Does that mean we shouldn’t plan?  Or that we should take foolhardy risks?  Of course not.  We should live reasonably.  However, we should also avoid worrying too much.  The Bible tells us that worry will not add an hour to our lives.  We should not be surprised when our plans are interrupted, because God’s plan is not always ours.  We should not put off doing good, because the opportunity may not come again.  We should live in and enjoy the present because we don’t know what’s around the corner.

We can make all kinds of plans for things that never happen, but one thing is certain.  Jesus is coming again.  Like everything else in life, we don’t know the day or the hour. It might be today.  It might be in a thousand years. Whenever it happens, we want to be ready.  Make plans for that.  Don’t be like the foolish farmer.  Prepare for the sure thing.

Looking for Lost Lambs

When my children were teenagers, they were highly annoyed that I always wanted to know where they were, who they were with and what they were doing.  I remember once our daughter, Kate, stayed after school for a club meeting without telling us.  When she didn’t come home on the bus, I called the school;  when there was no answer at the office, my husband drove there.  Her name was announced over the intercom and she came to the office, embarrassed and irate.  “Where did you think I would be?”  she asked.  “Well” we told her, “possibly abducted by a serial killer?”  We explained that although in that moment she found our concern irritating, it also assured her that if she had car trouble, got lost or truly  was abducted, her parents would not waste any time — we would be out looking for her and trying to make sure she was safe. Now, having become a mother herself, she understands.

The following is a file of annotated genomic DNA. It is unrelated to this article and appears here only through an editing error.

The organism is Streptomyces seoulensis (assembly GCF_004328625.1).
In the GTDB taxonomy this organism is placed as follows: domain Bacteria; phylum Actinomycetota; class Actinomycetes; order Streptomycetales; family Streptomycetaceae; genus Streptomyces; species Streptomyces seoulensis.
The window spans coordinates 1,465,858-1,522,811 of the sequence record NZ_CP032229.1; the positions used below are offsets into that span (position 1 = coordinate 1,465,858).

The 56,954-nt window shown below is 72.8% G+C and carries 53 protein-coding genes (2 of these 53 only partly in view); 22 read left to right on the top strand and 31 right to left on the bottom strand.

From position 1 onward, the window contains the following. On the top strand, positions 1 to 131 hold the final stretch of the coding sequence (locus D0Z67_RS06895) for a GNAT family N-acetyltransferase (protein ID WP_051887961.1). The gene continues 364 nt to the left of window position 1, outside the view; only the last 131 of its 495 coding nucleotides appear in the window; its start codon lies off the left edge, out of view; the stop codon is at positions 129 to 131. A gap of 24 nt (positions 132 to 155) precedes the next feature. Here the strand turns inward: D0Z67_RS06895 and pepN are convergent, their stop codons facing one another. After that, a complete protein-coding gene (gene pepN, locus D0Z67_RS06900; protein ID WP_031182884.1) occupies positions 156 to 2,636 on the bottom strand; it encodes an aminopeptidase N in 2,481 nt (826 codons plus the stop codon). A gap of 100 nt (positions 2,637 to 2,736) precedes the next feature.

Part of the Good News is that we all have a parent like that.  Jesus is our good shepherd and here’s what He tells us in one of the Parables:

“Suppose one of you has a hundred sheep and loses one of them. Doesn’t he leave the ninety-nine in the open country and go after the lost sheep until he finds it? And when he finds it, he joyfully puts it on his shoulders and goes home. Then he calls his friends and neighbors together and says, ‘Rejoice with me; I have found my lost sheep.’ I tell you that in the same way there will be more rejoicing in heaven over one sinner who repents than over ninety-nine righteous persons who do not need to repent.”  Luke 15:4-7

Maybe you feel you’ve strayed too far;  maybe you’re so lost you’re afraid you can’t find your way home;  maybe you think nobody cares.  That’s not true.  No matter where you are, now matter what you’ve done, the Good Shepherd cares and He’s out looking for you.  He loves you and so do I!